Memoirs of a Black Psychiatrist: A Life of Advocacy for Social Change
James L. Curtis is an accomplished psychiatrist and was a leading figure in the struggle to end racism and segregation in medicine and particularly medical schools.
Doctor James L. Curtis’s life is a microcosm of America’s evolving history of race, class, and health over the course of the 20th century. For nearly 50 years, he was heavily involved in providing psychiatric services for African Americans in New York, while playing a key role in the fight against racism in medicine. In this autobiography, Curtis recounts his life story while sharing insights into the broader history of segregation in medicine and the fight for social justice among doctors and their patients.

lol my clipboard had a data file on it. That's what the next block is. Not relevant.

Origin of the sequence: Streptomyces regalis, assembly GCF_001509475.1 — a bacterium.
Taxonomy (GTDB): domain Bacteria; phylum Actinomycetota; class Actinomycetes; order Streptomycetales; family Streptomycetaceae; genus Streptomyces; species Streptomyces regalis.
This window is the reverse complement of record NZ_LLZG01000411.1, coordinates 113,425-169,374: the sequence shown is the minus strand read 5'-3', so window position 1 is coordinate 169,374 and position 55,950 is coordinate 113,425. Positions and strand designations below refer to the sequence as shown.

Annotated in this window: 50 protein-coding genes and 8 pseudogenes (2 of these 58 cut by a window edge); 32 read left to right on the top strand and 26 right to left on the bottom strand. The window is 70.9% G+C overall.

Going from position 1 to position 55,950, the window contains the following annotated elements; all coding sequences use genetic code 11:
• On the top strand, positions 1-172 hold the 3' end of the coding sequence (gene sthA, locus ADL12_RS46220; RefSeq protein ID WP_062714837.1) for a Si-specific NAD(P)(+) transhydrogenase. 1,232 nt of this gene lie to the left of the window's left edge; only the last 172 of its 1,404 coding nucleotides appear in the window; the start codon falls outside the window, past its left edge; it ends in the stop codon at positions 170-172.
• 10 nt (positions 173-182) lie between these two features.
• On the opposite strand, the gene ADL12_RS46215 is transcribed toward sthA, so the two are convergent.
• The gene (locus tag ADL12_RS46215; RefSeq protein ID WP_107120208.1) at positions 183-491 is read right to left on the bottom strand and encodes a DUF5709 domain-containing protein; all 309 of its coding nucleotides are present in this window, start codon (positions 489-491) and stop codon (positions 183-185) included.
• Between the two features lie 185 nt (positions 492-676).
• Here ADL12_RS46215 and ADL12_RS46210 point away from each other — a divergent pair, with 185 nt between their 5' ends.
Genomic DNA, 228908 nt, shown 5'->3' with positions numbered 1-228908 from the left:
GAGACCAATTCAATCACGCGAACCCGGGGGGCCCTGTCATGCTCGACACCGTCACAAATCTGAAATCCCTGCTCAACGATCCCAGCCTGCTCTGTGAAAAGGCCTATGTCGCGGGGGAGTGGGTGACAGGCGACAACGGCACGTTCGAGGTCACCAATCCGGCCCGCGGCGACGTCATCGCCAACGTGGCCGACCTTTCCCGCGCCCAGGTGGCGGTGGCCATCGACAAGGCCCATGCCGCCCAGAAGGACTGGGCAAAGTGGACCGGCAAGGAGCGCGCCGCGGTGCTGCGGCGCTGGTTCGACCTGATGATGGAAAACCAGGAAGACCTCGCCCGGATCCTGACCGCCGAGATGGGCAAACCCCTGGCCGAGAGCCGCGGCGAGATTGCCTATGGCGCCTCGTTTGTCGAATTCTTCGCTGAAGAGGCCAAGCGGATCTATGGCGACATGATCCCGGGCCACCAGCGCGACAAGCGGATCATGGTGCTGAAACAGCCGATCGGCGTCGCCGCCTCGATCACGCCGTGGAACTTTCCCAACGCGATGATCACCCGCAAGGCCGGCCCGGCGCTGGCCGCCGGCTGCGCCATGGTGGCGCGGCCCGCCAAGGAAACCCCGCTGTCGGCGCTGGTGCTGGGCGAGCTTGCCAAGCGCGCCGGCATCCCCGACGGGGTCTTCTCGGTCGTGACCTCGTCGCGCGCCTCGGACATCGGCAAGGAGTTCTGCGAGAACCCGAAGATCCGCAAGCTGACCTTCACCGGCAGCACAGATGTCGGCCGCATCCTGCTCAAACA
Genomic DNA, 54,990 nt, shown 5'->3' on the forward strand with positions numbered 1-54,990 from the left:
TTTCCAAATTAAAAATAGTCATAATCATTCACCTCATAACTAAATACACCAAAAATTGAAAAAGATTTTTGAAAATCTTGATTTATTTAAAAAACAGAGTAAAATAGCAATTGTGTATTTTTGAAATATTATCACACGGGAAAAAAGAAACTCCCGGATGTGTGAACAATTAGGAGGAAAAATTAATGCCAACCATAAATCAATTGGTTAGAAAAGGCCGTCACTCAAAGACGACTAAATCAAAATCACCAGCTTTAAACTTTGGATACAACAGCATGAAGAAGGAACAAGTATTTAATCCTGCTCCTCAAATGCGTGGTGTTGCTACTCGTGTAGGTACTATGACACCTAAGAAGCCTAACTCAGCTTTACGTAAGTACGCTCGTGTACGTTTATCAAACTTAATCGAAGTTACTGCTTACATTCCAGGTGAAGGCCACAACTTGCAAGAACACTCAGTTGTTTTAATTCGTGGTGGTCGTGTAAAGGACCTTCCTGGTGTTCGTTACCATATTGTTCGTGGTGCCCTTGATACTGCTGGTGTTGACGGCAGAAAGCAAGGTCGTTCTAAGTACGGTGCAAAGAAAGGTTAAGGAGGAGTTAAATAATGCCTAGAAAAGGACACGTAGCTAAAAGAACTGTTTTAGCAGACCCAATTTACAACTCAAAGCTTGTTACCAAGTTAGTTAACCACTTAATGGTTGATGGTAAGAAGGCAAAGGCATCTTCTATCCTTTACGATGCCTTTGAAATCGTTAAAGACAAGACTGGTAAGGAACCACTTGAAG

Born in Georgia, Curtis’s parents moved to Albion, Michigan, when he was an infant. The town was heavily segregated, but Curtis excelled in school and entered Albion College. Interested in becoming a doctor, he took advantage of being drafted in World War II to pursue that career. Eventually, he transferred to the University of Michigan Medical School, where he became the first Black student to live in the medical dormitory. After graduation, he took his psychiatric residency at Wayne County General Hospital before moving to New York City. There, his commitment to public service fueled his rise to become a professor of psychiatry at Columbia University, Associate Dean of Cornell University Medical College, and Director of Psychiatry at Harlem Hospital.
After retiring in 2000, he returned to Albion. Throughout his story, Curtis takes pains not only to narrate events, but also to explain the nature of racism in the medical profession and the efforts to defeat it through programs such as affirmative action and the forging of community relationships, which he played a large role in developing.